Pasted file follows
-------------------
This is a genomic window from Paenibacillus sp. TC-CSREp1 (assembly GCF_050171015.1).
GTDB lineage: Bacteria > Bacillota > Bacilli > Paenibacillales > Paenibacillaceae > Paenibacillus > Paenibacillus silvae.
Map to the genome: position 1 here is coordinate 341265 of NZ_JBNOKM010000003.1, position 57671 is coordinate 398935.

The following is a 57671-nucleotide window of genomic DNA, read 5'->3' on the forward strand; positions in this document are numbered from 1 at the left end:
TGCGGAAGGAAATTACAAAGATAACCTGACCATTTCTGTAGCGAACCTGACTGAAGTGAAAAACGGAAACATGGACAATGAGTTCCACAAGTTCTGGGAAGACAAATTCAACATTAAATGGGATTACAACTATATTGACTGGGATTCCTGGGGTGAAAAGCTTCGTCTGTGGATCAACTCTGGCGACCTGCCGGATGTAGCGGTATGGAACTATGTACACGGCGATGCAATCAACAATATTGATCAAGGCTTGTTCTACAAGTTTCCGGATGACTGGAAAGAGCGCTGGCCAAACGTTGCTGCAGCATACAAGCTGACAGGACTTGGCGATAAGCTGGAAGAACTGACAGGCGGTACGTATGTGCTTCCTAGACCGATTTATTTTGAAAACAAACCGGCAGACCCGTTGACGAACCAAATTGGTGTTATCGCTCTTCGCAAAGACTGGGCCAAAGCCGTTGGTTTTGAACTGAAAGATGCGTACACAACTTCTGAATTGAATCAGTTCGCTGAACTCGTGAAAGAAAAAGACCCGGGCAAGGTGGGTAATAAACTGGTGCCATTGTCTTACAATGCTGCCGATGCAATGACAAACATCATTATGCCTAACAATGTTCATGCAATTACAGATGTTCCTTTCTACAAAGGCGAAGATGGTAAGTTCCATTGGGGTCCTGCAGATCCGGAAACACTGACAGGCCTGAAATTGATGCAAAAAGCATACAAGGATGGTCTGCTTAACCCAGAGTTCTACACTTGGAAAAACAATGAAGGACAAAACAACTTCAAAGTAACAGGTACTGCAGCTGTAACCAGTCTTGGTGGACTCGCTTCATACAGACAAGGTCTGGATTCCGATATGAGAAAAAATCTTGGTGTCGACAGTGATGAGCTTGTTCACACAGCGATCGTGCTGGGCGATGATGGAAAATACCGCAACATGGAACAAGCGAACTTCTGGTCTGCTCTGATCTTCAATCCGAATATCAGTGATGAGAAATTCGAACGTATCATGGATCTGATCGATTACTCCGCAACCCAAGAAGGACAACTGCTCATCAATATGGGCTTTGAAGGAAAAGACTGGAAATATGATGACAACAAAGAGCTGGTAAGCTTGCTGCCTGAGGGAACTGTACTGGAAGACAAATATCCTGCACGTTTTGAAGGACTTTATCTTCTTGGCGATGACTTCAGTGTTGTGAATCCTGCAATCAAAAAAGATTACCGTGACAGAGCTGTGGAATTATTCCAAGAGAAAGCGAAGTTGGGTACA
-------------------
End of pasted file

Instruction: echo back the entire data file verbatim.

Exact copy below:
This is a genomic window from Paenibacillus sp. TC-CSREp1 (assembly GCF_050171015.1).
GTDB lineage: Bacteria > Bacillota > Bacilli > Paenibacillales > Paenibacillaceae > Paenibacillus > Paenibacillus silvae.
Map to the genome: position 1 here is coordinate 341265 of NZ_JBNOKM010000003.1, position 57671 is coordinate 398935.

The following is a 57671-nucleotide window of genomic DNA, read 5'->3' on the forward strand; positions in this document are numbered from 1 at the left end:
TGCGGAAGGAAATTACAAAGATAACCTGACCATTTCTGTAGCGAACCTGACTGAAGTGAAAAACGGAAACATGGACAATGAGTTCCACAAGTTCTGGGAAGACAAATTCAACATTAAATGGGATTACAACTATATTGACTGGGATTCCTGGGGTGAAAAGCTTCGTCTGTGGATCAACTCTGGCGACCTGCCGGATGTAGCGGTATGGAACTATGTACACGGCGATGCAATCAACAATATTGATCAAGGCTTGTTCTACAAGTTTCCGGATGACTGGAAAGAGCGCTGGCCAAACGTTGCTGCAGCATACAAGCTGACAGGACTTGGCGATAAGCTGGAAGAACTGACAGGCGGTACGTATGTGCTTCCTAGACCGATTTATTTTGAAAACAAACCGGCAGACCCGTTGACGAACCAAATTGGTGTTATCGCTCTTCGCAAAGACTGGGCCAAAGCCGTTGGTTTTGAACTGAAAGATGCGTACACAACTTCTGAATTGAATCAGTTCGCTGAACTCGTGAAAGAAAAAGACCCGGGCAAGGTGGGTAATAAACTGGTGCCATTGTCTTACAATGCTGCCGATGCAATGACAAACATCATTATGCCTAACAATGTTCATGCAATTACAGATGTTCCTTTCTACAAAGGCGAAGATGGTAAGTTCCATTGGGGTCCTGCAGATCCGGAAACACTGACAGGCCTGAAATTGATGCAAAAAGCATACAAGGATGGTCTGCTTAACCCAGAGTTCTACACTTGGAAAAACAATGAAGGACAAAACAACTTCAAAGTAACAGGTACTGCAGCTGTAACCAGTCTTGGTGGACTCGCTTCATACAGACAAGGTCTGGATTCCGATATGAGAAAAAATCTTGGTGTCGACAGTGATGAGCTTGTTCACACAGCGATCGTGCTGGGCGATGATGGAAAATACCGCAACATGGAACAAGCGAACTTCTGGTCTGCTCTGATCTTCAATCCGAATATCAGTGATGAGAAATTCGAACGTATCATGGATCTGATCGATTACTCCGCAACCCAAGAAGGACAACTGCTCATCAATATGGGCTTTGAAGGAAAAGACTGGAAATATGATGACAACAAAGAGCTGGTAAGCTTGCTGCCTGAGGGAACTGTACTGGAAGACAAATATCCTGCACGTTTTGAAGGACTTTATCTTCTTGGCGATGACTTCAGTGTTGTGAATCCTGCAATCAAAAAAGATTACCGTGACAGAGCTGTGGAATTATTCCAAGAGAAAGCGAAGTTGGGTACA